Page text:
At the entrance of Monte Xanic stands a grand gate, quite an unusual feature in the wine country. The massive structure will slide open after the guard asks you about your reservation. Passing through the portal, the vineyards spread out on both sides of the road for as far as you can see. While it is still spring, there is an early summer heat developing, the vines grow at an accelerated rate. On the left nearing the complex is a lovely manmade lake sparkling in the sunshine. Signs will direct you up the steep incline for tasting and easy disability access.
An open covered patio allows people to sit in the shade on hot summer days and reap the advantage of the Pacific breeze. Entering the tasting room, you will be welcomed by a number of well-versed servers to present the Monte Xanic wine. The interesting name 'Xanic' comes from the indigenous Cora people, from Nayarit, Mexico, and means a "flower blooming after the first rain." The X is pronounced as a “sh.” One thing to keep in mind about visiting Monte Xanic is that it has a few suggestions to make your visit more enjoyable. It is suggested to visit their website for more guidance. And while there, take an interactive online tour. It is important to make a reservation no matter what day you plan on coming. While the vineyard is open to visitors to explore and enjoy, reservation for tasting and tours Monday through Sunday are required. Monte Xanic creates a good experience by limiting group tours to a maximum of twenty people and in this way, people receive more individual attention.
Special reservations can be made for wine tasting at the edge of the shimmer lake for Friday thru Sunday. A wooden dock, swaying trees, covered patio and even canoes lend to a serene feeling and a more intimate experience. It is easy to picture a little romance or an outdoor wedding here. But for all of its beauty, the lake is a very important water system for the vineyard. This was well planned by the five friends, Eric, Hans, Manuel, Richard and Tomas, who came together to pioneer their first wine making adventure. The most critical detail to attend to in the Guadalupe Valley is water. It is even more critical today than when they began the project in the 80s. The lake is fed by five natural water sources and also collects rain water, which is then dispensed through a drip system out into the vineyard. Their vision includes respect for the greatest winemaking traditions and cutting-edge technology. The first wines, Chenin Colombard and Cabernet Sauvignon, were produced in 1988. These first vines now have the maturity to produce intensely flavorful wines. Monte Xanic's quality can be seen in the more than 260 awards their wines have won in international competitions.
Rosalina Rodriguez, a student of gastronomy, is interning today and she begins the tasting with a 100% 2017 Sauvignon Blanc. It is produced with another of Monte Xanic old vines, giving the wonderful concentration of flavors directly from the grape as it does not pass through the barrel. It is lovely with guava and lemon grass notes making it a delicious summer wine. Rosalina is happy to be learning something every day, as this she can pass on to the visitors. “Wine tasting is not just pouring wine into a glass. It is very hard work that begins in the vineyards and the picking of grape clusters by hand, so as not to bruise the fruit. It is a full year’s process and special attention is given to it 365 days, so this wine today can be poured into your glass.” Next comes the 100% 2017 Grenache that also does not pass through the barrel. Rosalina said that people will have memories called up by the wine, like chilled strawberries from the store or warm raspberries picked from grandmother’s garden one summer. Paying attention to familiar fragrances each day will teach the palette how to distinguish the flavors in the mouth. Yes, you did detect a hint of leather in a premium red wine. Surprisingly, you are able to detect a spice like anise or a note of eucalyptus. Wine tasting becomes an intriguing challenge, enhancing the experience tenfold.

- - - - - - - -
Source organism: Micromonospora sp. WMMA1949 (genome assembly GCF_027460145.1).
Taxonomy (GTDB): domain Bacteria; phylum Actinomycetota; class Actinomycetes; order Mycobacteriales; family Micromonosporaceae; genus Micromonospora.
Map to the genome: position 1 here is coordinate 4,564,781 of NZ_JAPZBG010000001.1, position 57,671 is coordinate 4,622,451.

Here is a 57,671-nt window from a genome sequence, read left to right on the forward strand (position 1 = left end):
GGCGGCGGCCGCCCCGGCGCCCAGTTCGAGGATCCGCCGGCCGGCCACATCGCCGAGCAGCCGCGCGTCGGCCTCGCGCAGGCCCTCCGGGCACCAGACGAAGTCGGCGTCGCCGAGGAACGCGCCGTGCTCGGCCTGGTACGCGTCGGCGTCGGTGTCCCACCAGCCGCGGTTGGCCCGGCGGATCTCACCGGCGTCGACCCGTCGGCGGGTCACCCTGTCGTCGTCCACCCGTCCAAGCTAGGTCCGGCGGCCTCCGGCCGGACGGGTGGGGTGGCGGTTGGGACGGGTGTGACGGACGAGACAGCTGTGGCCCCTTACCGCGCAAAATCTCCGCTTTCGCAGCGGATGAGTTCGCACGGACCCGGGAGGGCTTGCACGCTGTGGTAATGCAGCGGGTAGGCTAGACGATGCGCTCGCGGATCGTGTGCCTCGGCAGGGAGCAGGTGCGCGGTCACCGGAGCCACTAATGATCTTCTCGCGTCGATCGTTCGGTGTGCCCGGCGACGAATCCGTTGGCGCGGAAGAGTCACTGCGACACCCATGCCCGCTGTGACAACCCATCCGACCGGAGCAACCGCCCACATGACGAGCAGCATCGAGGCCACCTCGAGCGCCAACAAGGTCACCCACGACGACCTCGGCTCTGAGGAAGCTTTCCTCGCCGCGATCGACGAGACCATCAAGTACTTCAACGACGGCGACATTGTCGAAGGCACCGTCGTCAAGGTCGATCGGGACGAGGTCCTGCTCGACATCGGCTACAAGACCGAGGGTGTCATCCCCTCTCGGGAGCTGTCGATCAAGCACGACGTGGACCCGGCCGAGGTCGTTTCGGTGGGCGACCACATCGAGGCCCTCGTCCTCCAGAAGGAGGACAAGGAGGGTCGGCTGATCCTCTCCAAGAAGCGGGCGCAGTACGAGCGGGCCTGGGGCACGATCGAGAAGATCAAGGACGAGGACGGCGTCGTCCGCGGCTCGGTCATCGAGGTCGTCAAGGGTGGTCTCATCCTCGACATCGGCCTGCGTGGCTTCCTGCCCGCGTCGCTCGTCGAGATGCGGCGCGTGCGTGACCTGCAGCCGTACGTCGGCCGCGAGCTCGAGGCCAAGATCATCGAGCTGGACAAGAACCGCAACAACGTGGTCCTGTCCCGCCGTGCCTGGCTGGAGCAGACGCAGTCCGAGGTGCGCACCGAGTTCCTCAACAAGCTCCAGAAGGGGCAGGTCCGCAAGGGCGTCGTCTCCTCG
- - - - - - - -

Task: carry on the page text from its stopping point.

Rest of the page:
Next up is a 2017 old vine Chenin Colombard. It stays in the stainless tanks until bottled and is a wonderful fruit offering of pineapple, peach and a touch of honey. The 2016 100% Merlot with 12 months in French oak is silky with blackberry and raisin notes. It is not aggressive and offers a warm experience. On to a young 2016 red blend that is quite surprising consisting of 65% Cab and 35% Merlot. It is nicely balanced and you will want to linger on this one. Rosalina laughs and says, “We have French people visit us and they always say, ‘Oh my God, you have really good wine!’” But it is the limited production of the 2015 100% Malbec with 12 months in French oak that really shines and lets you know why Monte Xanic wins the awards. The deep ruby color is lovely and the bouquet is dark and smoky. The ripe fruit offers long tannins and has a splendid persistent finish.
After the tasting you may keep your signature wine glass and take the tour deep into the structure. The production room is the epitome of high technology with rows and rows of stainless steel giants. Going deeper into a cavernous room will be awe inspiring as it holds 3,000 wine barrels at rest. It is suggested that young children and those physically challenged take the virtual tour online. It must be said that if you stop for a moment and consider that each one of the 3,000 barrels must be attended to on a regular basis, it brings home the patience that wine producers have. The enologist must taste each of the barrels progress as it is the only way to ascertain the quality of the wine as it ages. Other staff members must top off each barrel as evaporation takes place through the oak barrel. This tour is meant to broaden the education, which then translates into deeper appreciation about how much time and attention it takes to bring the wine to the table.